By Joel Lipsitt
In some important contests a boxer has, for one reason or another, been allowed more than ten seconds to rise after he has been knocked down.
The most famous of these so-called “long counts” was that which occurred in the second Gene Tunney-Jack Dempsey contest at Chicago on September 22, 1927.
Tunney was leading all the way until it happened in the 7th round. Dempsey got Tunney against the ropes and dropped him with at least two hooks to the jaw. No man had previously survived this sort of punching from Dempsey in his prime and there is no doubt that when Tunney went down, the Manassa Mauler thought he had finished the brawl.
After some hesitation Dempsey moved back toward the ropes. The count had been started but it was ignored by the referee until, quite correctly, he had succeeded in getting Dempsey to move into a neutral corner. Then the count was restarted and Tunney got up when it reached nine and back-pedaled for the remainder of the round in order to recover.
The official timekeeper reckoned that Tunney had been down for fourteen seconds, but other estimates put it at 16 or 18 seconds. At any rate, any considered it doubtful whether Tunney could have beaten ten seconds had it been counted from the time he went down. On the other hand it could be said that Tunney deliberately stayed down as long as possible. The argument will never be settled.
Another occasion when a champion might have lost his title but not for a “long count” was the first meeting between Bombardier Billy Wells and Dick Smith at Blackfriars, London on May 31, 1915. Much to everyone’s surprise, Smith put Wells down with what looked like a “finisher.” Even referee Tom Dunning seemed taken aback. He was officiating from outside the ring and did not commence his count until he had climbed through the ropes. This gave Wells at least another six seconds in which to recover, and came back to win by a KO in the ninth.
Wells was involved in what was considered at the time to have been another “long count.” This was at Ghent, near Brussels, on June 1, 1913, on the occasion of his first meeting with Georges Carpentier, the great French champion. Some eyewitnesses, believed that the Frenchman was down for longer than nine seconds when he had been floored by Wells in the first round. However, Wells failed to take advantage of his groggy opponent and Carpentier recovered to KO the Englishman in the fourth stanza.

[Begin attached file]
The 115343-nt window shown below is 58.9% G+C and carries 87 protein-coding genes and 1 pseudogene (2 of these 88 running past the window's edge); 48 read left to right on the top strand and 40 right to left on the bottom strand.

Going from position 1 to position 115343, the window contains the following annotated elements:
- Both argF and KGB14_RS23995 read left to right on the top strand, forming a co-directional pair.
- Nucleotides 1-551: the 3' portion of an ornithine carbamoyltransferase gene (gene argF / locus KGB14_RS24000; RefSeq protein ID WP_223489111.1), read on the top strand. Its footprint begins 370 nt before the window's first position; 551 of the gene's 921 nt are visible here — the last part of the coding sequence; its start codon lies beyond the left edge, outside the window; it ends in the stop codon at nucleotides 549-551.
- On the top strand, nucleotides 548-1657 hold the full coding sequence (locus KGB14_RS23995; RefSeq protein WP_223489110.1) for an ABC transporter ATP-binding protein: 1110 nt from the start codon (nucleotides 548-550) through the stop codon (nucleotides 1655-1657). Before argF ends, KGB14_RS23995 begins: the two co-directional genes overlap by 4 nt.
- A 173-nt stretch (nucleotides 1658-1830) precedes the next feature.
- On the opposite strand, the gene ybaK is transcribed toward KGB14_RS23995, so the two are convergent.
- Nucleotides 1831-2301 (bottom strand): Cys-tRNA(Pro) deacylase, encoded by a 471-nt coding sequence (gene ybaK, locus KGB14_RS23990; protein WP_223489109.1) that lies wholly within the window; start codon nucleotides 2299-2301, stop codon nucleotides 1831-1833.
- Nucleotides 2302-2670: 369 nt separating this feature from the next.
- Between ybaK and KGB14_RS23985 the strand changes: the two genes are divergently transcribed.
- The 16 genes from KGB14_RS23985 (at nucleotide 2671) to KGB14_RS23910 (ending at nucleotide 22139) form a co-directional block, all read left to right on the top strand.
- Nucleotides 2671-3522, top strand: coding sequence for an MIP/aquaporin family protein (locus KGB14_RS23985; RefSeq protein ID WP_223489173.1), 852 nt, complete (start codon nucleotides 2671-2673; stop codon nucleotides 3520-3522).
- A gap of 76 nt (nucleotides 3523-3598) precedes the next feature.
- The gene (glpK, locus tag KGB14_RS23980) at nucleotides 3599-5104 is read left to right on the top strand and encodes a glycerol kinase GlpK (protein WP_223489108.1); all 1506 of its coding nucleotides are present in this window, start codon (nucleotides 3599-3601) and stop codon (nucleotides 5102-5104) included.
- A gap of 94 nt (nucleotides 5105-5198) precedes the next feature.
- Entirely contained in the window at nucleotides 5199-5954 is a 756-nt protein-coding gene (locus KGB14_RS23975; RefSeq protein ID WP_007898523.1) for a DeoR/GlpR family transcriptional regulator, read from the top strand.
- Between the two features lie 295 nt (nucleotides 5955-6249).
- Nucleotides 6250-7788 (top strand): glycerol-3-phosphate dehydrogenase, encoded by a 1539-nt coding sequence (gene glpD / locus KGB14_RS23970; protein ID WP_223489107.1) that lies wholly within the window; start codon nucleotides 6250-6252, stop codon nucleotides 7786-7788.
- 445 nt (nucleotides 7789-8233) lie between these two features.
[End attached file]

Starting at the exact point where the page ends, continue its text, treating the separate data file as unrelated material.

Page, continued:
It is frequently asserted that Jack Dempsey was out of the ring for more than ten seconds when Luis Angel Firpo sent him through the ropes in the first canto of their historic battle in 1923.
Former world featherweight champion Terry McGovern also figured in a “long count” incident. He was put down in the second round of a fight with Oscar Gardner in New York in 1900. Some witnesses alleged that McGovern was allowed a count of 18 to 20 seconds. However, he recovered to KO Gardner in the next round.
In the eighth round of a world lightweight title bout between Joe Brown and Ralph Dupas at Houston on May 7, 1958, Dupas was counted out by the official timekeeper but the referee stopped his count at nine because Brown had not remained in a neutral corner. This made little difference to the outcome, for when Dupas rose after eleven or twelve seconds he was dropped twice more before the referee stopped the contest later in the round.
The second Muhammad Ali-Sonny Liston title bout in May 1965 (at Lewiston, Maine) was one of the ring’s biggest fiascos. Liston was down for 12 seconds before regaining his feet, but the contest proceeded for at least ten more seconds before it was stopped.